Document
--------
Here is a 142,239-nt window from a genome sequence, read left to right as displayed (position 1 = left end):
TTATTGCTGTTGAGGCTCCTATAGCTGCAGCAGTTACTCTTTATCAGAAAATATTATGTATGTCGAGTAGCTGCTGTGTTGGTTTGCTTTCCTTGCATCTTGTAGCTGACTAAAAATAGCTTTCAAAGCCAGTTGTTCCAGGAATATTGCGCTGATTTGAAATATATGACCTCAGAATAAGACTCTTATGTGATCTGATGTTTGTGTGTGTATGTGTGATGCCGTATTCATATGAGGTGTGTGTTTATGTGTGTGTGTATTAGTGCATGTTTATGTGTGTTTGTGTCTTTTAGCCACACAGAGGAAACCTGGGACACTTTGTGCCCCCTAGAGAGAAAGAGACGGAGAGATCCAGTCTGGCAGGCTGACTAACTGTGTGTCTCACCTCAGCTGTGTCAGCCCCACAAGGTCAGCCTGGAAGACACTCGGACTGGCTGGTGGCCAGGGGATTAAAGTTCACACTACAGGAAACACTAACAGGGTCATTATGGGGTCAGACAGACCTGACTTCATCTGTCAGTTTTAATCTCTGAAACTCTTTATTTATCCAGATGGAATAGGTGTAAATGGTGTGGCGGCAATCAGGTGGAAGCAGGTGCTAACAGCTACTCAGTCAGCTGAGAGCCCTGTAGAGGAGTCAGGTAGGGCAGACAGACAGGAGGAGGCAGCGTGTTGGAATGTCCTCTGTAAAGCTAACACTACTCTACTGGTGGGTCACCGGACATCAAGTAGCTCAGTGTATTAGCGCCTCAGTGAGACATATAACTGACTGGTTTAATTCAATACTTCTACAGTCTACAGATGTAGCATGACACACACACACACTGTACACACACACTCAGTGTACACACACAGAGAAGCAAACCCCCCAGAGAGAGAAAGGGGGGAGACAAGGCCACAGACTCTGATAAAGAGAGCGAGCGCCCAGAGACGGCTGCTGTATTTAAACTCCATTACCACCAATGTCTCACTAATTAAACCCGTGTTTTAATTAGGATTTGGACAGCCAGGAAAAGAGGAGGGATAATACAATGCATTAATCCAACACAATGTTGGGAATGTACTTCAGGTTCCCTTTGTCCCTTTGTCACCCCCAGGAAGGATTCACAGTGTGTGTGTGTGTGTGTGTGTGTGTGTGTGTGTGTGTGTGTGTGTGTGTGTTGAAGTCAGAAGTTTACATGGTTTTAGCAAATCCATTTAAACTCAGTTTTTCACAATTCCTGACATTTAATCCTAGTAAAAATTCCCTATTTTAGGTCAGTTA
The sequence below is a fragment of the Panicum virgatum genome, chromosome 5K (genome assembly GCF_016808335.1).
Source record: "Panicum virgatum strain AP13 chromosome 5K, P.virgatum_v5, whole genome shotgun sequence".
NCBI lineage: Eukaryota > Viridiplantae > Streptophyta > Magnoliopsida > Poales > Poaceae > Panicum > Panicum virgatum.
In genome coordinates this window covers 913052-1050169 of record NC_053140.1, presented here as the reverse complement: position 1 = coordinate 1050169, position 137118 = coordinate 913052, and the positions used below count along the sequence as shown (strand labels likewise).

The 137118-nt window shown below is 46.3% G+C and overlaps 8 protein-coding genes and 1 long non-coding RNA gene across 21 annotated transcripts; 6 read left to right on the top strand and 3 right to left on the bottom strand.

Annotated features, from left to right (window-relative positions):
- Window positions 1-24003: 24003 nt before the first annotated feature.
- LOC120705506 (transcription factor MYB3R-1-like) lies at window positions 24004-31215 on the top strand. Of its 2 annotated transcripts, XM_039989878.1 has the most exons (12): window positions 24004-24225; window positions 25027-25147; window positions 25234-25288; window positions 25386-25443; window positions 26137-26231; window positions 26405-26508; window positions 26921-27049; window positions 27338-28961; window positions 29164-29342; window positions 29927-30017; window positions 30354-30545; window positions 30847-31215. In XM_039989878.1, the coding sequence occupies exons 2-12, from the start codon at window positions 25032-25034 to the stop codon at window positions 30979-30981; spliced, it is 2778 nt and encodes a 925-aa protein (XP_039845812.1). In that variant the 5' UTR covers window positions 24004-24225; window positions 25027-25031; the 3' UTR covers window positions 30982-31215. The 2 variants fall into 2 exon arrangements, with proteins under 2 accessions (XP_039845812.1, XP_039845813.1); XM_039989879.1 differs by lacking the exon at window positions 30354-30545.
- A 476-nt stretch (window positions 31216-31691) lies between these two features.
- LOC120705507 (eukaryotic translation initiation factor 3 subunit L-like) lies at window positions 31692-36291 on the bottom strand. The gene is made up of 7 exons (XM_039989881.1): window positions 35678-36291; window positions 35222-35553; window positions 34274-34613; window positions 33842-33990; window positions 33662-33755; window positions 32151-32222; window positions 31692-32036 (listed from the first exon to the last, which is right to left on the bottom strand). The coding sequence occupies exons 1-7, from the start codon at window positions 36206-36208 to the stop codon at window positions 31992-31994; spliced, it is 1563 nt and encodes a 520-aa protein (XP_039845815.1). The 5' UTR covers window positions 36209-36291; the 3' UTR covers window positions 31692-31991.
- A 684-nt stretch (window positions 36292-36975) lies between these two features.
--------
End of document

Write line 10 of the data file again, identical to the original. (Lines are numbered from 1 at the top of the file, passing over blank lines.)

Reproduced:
- LOC120705506 (transcription factor MYB3R-1-like) lies at window positions 24004-31215 on the top strand. Of its 2 annotated transcripts, XM_039989878.1 has the most exons (12): window positions 24004-24225; window positions 25027-25147; window positions 25234-25288; window positions 25386-25443; window positions 26137-26231; window positions 26405-26508; window positions 26921-27049; window positions 27338-28961; window positions 29164-29342; window positions 29927-30017; window positions 30354-30545; window positions 30847-31215. In XM_039989878.1, the coding sequence occupies exons 2-12, from the start codon at window positions 25032-25034 to the stop codon at window positions 30979-30981; spliced, it is 2778 nt and encodes a 925-aa protein (XP_039845812.1). In that variant the 5' UTR covers window positions 24004-24225; window positions 25027-25031; the 3' UTR covers window positions 30982-31215. The 2 variants fall into 2 exon arrangements, with proteins under 2 accessions (XP_039845812.1, XP_039845813.1); XM_039989879.1 differs by lacking the exon at window positions 30354-30545.